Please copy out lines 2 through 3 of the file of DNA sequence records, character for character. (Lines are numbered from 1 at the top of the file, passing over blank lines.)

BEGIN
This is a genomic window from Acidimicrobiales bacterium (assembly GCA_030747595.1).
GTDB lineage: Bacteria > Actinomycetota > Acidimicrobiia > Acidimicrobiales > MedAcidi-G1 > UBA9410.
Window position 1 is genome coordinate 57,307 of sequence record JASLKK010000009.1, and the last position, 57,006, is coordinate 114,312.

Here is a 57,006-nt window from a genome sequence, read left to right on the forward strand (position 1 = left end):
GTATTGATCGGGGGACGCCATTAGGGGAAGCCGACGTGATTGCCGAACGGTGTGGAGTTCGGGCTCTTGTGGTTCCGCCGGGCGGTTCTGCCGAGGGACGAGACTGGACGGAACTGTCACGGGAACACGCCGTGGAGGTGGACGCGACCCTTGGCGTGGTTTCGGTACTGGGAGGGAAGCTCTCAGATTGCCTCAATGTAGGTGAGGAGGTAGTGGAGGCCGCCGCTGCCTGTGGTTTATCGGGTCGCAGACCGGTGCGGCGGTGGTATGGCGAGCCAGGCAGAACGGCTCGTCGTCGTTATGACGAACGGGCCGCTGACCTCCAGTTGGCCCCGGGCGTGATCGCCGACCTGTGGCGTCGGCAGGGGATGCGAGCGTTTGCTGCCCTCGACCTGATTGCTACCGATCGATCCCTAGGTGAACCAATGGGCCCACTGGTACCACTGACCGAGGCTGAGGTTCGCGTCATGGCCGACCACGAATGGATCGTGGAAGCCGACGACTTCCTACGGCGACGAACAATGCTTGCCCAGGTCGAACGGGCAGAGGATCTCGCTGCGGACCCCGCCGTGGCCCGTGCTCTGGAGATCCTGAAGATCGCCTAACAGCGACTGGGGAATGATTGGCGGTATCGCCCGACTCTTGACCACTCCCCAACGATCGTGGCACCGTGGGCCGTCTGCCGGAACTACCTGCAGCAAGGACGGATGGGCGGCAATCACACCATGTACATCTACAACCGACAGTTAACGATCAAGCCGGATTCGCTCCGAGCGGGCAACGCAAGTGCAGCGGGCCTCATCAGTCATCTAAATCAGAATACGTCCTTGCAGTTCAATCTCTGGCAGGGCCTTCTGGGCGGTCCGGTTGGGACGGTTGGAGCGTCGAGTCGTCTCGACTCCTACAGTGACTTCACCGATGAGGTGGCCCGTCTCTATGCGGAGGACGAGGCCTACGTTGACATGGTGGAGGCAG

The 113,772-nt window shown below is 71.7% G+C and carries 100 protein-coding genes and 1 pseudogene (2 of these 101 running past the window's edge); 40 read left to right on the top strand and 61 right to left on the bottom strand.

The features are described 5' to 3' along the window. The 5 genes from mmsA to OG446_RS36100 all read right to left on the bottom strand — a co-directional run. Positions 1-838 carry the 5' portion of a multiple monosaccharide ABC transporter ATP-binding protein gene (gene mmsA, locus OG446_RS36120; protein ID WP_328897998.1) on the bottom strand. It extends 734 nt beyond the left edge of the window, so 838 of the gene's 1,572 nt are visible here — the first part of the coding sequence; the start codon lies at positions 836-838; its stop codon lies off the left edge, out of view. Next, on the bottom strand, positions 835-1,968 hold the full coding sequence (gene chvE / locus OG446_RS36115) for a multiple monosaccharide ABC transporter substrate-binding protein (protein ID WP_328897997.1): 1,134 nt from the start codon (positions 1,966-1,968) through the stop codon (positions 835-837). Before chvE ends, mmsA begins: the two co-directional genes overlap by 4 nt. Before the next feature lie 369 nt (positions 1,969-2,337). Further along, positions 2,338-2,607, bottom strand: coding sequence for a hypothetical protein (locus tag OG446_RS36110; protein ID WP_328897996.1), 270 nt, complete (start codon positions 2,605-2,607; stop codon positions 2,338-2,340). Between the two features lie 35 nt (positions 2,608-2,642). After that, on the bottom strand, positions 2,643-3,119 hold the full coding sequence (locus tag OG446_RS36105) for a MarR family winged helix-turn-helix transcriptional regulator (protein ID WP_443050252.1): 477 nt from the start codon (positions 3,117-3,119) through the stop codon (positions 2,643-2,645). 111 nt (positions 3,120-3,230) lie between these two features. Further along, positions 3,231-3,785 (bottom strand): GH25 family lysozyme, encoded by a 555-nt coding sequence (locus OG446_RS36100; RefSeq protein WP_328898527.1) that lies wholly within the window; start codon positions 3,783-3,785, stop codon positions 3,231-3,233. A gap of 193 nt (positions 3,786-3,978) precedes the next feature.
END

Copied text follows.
GTDB lineage: Bacteria > Actinomycetota > Acidimicrobiia > Acidimicrobiales > MedAcidi-G1 > UBA9410.
Window position 1 is genome coordinate 57,307 of sequence record JASLKK010000009.1, and the last position, 57,006, is coordinate 114,312.